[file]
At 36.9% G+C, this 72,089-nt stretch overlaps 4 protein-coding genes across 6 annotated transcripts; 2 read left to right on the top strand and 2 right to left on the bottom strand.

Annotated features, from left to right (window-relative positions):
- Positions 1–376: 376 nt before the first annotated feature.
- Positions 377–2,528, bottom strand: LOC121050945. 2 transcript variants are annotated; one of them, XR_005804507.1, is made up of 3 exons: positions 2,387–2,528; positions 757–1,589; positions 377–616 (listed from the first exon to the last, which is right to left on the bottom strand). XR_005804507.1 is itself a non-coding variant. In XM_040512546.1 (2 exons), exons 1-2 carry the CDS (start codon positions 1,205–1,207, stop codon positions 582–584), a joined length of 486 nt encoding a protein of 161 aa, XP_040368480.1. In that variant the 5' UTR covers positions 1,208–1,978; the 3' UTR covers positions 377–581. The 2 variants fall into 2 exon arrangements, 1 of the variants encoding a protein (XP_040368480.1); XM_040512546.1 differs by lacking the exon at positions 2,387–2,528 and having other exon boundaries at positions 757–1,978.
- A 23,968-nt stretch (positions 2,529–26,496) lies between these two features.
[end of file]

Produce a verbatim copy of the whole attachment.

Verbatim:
At 36.9% G+C, this 72,089-nt stretch overlaps 4 protein-coding genes across 6 annotated transcripts; 2 read left to right on the top strand and 2 right to left on the bottom strand.

Annotated features, from left to right (window-relative positions):
- Positions 1–376: 376 nt before the first annotated feature.
- Positions 377–2,528, bottom strand: LOC121050945. 2 transcript variants are annotated; one of them, XR_005804507.1, is made up of 3 exons: positions 2,387–2,528; positions 757–1,589; positions 377–616 (listed from the first exon to the last, which is right to left on the bottom strand). XR_005804507.1 is itself a non-coding variant. In XM_040512546.1 (2 exons), exons 1-2 carry the CDS (start codon positions 1,205–1,207, stop codon positions 582–584), a joined length of 486 nt encoding a protein of 161 aa, XP_040368480.1. In that variant the 5' UTR covers positions 1,208–1,978; the 3' UTR covers positions 377–581. The 2 variants fall into 2 exon arrangements, 1 of the variants encoding a protein (XP_040368480.1); XM_040512546.1 differs by lacking the exon at positions 2,387–2,528 and having other exon boundaries at positions 757–1,978.
- A 23,968-nt stretch (positions 2,529–26,496) lies between these two features.